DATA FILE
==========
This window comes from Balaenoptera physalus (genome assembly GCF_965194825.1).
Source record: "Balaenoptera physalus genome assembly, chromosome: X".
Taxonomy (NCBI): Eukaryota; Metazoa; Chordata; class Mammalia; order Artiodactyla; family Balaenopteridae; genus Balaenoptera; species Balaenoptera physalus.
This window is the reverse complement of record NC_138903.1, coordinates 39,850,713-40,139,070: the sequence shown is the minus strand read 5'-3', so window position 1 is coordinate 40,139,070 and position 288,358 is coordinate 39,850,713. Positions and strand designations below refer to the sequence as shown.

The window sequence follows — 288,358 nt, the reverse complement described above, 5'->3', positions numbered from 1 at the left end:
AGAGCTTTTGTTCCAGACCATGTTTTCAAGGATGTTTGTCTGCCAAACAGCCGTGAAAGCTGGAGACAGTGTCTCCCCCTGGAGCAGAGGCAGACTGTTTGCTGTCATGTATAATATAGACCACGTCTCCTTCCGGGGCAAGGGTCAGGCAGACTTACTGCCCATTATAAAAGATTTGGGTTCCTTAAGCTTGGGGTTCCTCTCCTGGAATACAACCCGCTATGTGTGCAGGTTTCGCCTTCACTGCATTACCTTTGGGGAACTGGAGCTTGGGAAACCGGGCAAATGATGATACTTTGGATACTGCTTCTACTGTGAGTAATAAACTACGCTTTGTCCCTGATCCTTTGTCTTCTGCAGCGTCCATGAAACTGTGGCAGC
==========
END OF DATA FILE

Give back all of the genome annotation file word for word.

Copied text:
This window comes from Balaenoptera physalus (genome assembly GCF_965194825.1).
Source record: "Balaenoptera physalus genome assembly, chromosome: X".
Taxonomy (NCBI): Eukaryota; Metazoa; Chordata; class Mammalia; order Artiodactyla; family Balaenopteridae; genus Balaenoptera; species Balaenoptera physalus.
This window is the reverse complement of record NC_138903.1, coordinates 39,850,713-40,139,070: the sequence shown is the minus strand read 5'-3', so window position 1 is coordinate 40,139,070 and position 288,358 is coordinate 39,850,713. Positions and strand designations below refer to the sequence as shown.

The window sequence follows — 288,358 nt, the reverse complement described above, 5'->3', positions numbered from 1 at the left end:
AGAGCTTTTGTTCCAGACCATGTTTTCAAGGATGTTTGTCTGCCAAACAGCCGTGAAAGCTGGAGACAGTGTCTCCCCCTGGAGCAGAGGCAGACTGTTTGCTGTCATGTATAATATAGACCACGTCTCCTTCCGGGGCAAGGGTCAGGCAGACTTACTGCCCATTATAAAAGATTTGGGTTCCTTAAGCTTGGGGTTCCTCTCCTGGAATACAACCCGCTATGTGTGCAGGTTTCGCCTTCACTGCATTACCTTTGGGGAACTGGAGCTTGGGAAACCGGGCAAATGATGATACTTTGGATACTGCTTCTACTGTGAGTAATAAACTACGCTTTGTCCCTGATCCTTTGTCTTCTGCAGCGTCCATGAAACTGTGGCAGC